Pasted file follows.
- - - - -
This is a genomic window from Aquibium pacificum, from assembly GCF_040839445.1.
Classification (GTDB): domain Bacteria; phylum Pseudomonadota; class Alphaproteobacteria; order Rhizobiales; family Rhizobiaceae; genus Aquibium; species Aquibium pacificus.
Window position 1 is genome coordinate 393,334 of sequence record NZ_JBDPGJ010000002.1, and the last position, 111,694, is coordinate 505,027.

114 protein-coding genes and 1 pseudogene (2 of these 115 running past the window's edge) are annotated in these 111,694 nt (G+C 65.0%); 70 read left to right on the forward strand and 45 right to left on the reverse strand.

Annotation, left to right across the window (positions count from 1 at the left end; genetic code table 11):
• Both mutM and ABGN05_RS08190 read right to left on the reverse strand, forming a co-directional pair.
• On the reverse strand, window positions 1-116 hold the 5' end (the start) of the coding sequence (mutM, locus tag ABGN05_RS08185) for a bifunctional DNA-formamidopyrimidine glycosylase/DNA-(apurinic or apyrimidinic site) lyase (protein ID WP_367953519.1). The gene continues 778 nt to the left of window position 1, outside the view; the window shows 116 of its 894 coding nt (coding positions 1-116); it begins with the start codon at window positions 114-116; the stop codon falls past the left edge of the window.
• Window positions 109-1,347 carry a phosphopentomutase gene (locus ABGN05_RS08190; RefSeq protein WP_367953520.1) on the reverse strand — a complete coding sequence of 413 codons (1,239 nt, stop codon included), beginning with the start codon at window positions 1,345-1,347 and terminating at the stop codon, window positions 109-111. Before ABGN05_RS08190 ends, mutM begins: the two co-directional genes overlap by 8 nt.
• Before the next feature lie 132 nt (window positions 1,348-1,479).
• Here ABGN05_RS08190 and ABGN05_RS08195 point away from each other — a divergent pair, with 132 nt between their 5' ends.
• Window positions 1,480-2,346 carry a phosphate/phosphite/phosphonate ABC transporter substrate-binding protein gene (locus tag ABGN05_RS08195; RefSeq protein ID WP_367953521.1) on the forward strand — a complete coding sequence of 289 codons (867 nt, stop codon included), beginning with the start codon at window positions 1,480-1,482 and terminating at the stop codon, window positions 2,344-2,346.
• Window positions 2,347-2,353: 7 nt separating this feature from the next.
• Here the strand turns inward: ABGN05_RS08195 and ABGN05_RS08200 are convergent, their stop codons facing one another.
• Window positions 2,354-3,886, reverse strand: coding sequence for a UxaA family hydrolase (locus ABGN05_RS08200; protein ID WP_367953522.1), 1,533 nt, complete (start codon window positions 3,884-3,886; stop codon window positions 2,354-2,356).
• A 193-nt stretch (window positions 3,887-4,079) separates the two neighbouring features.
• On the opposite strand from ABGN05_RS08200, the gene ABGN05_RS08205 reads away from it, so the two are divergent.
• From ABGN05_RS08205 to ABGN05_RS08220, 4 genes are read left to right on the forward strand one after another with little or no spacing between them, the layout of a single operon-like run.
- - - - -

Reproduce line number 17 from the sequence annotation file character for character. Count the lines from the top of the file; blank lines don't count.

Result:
• From ABGN05_RS08205 to ABGN05_RS08220, 4 genes are read left to right on the forward strand one after another with little or no spacing between them, the layout of a single operon-like run.